The court further found the landlords failed to state a claim that the anti-harassment laws were void for vagueness insofar as the landlords’ argument, which was essentially that the laws were unclear about whether routine rent demands were “harassment,” failed for the same reasons as the landlords’ First Amendment argument.14 The landlords had pointed to an allegation by a commercial tenant in an unrelated case in New York state court in which the commercial tenant alleged that rent demands were “harassment” as an example of “confusion” arising from the vagueness of the laws. The court found that this example did not help the landlords because the New York state court in that case directed the tenant to pay rent without even mentioning the anti-harassment laws.15 Accordingly, although the Court acknowledged that “[t]he City surely could have written the laws more clearly,” there was no basis to conclude that a “person of ordinary intelligence” would believe that the laws prohibited routine rent demands.16
The court found that the law was a substantial impairment of contractual rights because “the contractual impairment is permanent” in that affected landlords “will never be able to collect from the personal guarantor money due and owing between March 2020 and March 2021, even after the pandemic ends.”17 The court nonetheless held that the law was constitutional.
First, the court found that the City enacted the guaranty law “to benefit the public interest, not itself or any special interest,” which was effectively undisputed.18 Second, the Court found that the guaranty law was reasonable and necessary to advance that public interest. The court held that the United States Court of Appeals for the Second Circuit had instructed courts to be “extremely deferential to the decisions of policymakers seeking to advance a legitimate public interest.”19 Applying that standard, the court found that the “reasonableness of the Guaranty Law is . . . difficult to discern,” but that “[i]t is not the role of this Court . . . to opine on the wisdom of the policy decision at issue here—that is, the decision [by the City] to shift the economic impact of the pandemic from commercial tenants and their guarantors to landlords.”20 Instead, the court focused on “the law’s tailoring” and found that the law was “tailored in several ways.” In particular, the court found that the law: (a) was limited to a subset of businesses impacted by specified, pandemic-related closure orders; (b) is temporally limited in that it permanently forecloses recovery on guarantees only from March 2020 through March 2021; and (c) does not prohibit landlords from seeking to recover lost rent through other means, e.g., suing the commercial tenant for damages.21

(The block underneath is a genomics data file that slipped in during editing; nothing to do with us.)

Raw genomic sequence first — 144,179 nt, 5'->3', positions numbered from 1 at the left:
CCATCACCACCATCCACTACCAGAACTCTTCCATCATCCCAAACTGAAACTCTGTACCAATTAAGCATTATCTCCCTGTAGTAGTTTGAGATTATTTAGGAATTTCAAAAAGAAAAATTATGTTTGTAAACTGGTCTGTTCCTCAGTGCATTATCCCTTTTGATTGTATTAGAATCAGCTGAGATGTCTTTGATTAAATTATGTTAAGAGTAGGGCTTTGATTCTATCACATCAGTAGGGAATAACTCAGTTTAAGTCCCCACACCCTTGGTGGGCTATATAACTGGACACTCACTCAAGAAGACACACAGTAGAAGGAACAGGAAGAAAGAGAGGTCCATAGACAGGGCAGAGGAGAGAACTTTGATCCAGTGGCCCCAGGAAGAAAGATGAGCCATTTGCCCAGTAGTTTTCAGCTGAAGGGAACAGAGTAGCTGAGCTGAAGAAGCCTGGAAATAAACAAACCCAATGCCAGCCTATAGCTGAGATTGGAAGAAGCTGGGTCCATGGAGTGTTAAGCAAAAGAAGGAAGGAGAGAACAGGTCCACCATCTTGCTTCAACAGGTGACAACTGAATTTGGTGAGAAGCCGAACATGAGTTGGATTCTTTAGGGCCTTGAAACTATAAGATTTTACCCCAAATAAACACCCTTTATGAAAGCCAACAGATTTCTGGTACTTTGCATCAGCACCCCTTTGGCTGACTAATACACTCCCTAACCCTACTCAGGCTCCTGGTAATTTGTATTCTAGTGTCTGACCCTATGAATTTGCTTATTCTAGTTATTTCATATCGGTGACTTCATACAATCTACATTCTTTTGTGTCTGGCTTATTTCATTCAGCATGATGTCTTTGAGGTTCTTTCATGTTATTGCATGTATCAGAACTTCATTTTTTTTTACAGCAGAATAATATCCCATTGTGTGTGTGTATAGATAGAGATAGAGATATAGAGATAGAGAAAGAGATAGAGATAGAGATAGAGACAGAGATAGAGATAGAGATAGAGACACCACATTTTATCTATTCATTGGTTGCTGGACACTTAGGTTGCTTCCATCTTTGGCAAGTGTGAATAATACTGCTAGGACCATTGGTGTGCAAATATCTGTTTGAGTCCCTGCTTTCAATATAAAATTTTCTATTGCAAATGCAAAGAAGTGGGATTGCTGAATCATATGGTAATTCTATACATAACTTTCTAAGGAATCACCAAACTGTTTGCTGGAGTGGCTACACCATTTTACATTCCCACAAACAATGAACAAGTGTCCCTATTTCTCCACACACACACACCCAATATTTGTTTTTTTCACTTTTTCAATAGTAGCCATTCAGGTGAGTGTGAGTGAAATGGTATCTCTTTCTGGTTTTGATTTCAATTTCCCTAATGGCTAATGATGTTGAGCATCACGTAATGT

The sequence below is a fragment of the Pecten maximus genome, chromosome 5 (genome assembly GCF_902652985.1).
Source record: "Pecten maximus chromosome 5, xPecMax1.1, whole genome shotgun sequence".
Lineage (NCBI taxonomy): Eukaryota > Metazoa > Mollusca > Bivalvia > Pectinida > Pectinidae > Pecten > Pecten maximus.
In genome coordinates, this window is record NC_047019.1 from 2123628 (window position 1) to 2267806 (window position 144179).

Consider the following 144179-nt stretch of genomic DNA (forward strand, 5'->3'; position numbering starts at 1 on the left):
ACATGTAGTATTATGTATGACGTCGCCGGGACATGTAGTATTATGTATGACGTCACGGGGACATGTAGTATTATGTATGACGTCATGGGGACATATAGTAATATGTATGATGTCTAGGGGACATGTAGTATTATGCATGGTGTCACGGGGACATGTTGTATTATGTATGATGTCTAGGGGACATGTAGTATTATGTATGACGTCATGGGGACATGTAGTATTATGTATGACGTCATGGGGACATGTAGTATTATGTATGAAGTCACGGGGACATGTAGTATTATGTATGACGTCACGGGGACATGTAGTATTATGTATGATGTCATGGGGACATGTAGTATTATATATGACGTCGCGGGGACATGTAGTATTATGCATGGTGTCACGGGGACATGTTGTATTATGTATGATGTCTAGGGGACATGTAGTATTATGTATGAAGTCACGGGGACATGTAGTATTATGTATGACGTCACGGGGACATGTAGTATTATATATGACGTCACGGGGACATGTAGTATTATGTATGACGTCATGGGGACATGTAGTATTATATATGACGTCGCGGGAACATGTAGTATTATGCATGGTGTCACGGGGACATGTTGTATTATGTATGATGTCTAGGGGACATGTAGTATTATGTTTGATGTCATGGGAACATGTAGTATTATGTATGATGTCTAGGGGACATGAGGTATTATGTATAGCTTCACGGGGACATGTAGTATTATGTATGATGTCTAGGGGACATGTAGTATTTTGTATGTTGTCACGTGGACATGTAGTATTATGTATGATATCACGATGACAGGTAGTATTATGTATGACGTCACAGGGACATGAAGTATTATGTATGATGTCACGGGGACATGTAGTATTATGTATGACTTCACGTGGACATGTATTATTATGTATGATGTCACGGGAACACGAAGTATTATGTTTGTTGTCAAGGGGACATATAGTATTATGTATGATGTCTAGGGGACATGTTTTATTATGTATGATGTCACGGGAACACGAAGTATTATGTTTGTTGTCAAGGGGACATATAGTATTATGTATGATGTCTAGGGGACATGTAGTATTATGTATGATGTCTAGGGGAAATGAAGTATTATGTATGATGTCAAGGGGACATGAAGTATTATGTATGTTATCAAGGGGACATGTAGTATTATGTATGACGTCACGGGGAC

Notably, the court also stated that none of the foregoing “is said to minimize the Guaranty Law’s harm to Plaintiff or others he seeks to represent, which the Court recognizes is substantial.” But because of the law’s “limitations as to time, amount, circumstances, or need,” the court held that the law “is reasonable, necessary, and passed to advance a legitimate public interest,” and therefore did not violate the Contracts Clause.22
According to press reports, as of this writing, the landlords are still determining whether to appeal.23 If the landlords do opt to appeal, the Second Circuit’s decision will be closely watched by commercial tenants and landlords in New York City.